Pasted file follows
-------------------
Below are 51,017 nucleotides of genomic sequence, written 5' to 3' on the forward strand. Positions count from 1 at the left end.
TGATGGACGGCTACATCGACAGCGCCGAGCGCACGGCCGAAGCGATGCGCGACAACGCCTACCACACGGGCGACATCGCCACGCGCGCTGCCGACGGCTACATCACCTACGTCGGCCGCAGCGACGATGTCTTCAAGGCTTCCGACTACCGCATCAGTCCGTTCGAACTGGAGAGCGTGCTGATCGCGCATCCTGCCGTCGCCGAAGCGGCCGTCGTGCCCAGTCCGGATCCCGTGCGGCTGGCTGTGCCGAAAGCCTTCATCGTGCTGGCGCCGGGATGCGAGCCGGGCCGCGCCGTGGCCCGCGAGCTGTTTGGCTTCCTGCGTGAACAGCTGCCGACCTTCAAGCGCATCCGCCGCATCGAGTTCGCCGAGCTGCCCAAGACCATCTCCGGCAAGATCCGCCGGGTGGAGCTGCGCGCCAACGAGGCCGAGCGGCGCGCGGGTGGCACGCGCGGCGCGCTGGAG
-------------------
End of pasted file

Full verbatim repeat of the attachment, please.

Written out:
Below are 51,017 nucleotides of genomic sequence, written 5' to 3' on the forward strand. Positions count from 1 at the left end.
TGATGGACGGCTACATCGACAGCGCCGAGCGCACGGCCGAAGCGATGCGCGACAACGCCTACCACACGGGCGACATCGCCACGCGCGCTGCCGACGGCTACATCACCTACGTCGGCCGCAGCGACGATGTCTTCAAGGCTTCCGACTACCGCATCAGTCCGTTCGAACTGGAGAGCGTGCTGATCGCGCATCCTGCCGTCGCCGAAGCGGCCGTCGTGCCCAGTCCGGATCCCGTGCGGCTGGCTGTGCCGAAAGCCTTCATCGTGCTGGCGCCGGGATGCGAGCCGGGCCGCGCCGTGGCCCGCGAGCTGTTTGGCTTCCTGCGTGAACAGCTGCCGACCTTCAAGCGCATCCGCCGCATCGAGTTCGCCGAGCTGCCCAAGACCATCTCCGGCAAGATCCGCCGGGTGGAGCTGCGCGCCAACGAGGCCGAGCGGCGCGCGGGTGGCACGCGCGGCGCGCTGGAG